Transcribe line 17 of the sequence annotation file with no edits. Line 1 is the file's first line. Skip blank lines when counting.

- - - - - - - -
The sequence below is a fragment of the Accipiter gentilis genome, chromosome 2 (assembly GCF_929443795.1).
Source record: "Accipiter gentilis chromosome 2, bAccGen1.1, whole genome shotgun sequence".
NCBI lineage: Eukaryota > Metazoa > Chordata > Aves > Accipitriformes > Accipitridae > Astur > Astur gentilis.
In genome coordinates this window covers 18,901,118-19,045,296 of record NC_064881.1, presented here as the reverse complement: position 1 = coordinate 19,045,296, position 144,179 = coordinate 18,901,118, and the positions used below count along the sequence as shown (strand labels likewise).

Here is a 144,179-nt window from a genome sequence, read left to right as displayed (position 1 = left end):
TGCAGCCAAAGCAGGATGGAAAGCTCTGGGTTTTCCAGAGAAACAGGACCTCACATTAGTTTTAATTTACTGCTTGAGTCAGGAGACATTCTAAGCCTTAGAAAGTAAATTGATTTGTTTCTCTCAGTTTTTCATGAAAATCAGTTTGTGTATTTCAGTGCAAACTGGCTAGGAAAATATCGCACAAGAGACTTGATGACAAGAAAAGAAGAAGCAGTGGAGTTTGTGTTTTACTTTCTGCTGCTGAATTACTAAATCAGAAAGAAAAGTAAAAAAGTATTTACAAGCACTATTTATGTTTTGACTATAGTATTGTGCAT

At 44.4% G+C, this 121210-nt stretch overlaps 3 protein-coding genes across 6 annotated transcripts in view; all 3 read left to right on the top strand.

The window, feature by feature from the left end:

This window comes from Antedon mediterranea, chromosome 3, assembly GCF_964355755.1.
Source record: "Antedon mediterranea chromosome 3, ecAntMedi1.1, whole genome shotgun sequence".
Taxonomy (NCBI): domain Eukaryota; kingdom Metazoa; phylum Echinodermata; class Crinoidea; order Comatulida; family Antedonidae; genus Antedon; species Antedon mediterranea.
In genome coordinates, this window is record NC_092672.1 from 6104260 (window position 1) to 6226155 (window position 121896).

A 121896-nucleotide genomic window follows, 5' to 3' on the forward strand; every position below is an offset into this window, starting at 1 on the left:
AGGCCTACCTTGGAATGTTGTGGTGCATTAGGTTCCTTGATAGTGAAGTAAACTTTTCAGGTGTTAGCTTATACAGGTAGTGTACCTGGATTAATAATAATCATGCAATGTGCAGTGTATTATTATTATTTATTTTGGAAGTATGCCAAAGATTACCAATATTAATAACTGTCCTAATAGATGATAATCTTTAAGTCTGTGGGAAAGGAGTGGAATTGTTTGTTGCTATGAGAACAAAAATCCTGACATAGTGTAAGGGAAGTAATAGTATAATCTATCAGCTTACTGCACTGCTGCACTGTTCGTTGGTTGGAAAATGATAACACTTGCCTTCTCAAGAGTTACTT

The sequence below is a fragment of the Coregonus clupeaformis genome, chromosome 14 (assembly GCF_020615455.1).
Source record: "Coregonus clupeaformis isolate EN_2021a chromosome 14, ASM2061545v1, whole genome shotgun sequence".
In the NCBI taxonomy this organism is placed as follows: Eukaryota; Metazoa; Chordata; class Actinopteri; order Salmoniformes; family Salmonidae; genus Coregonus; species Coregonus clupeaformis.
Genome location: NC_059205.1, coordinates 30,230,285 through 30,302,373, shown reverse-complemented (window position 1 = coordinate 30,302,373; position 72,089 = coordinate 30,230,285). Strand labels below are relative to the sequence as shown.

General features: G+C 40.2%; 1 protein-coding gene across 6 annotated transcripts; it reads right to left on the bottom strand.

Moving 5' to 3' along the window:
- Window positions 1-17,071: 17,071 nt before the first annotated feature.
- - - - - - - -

In the NCBI taxonomy this organism is placed as follows: Eukaryota; Metazoa; Chordata; class Actinopteri; order Salmoniformes; family Salmonidae; genus Coregonus; species Coregonus clupeaformis.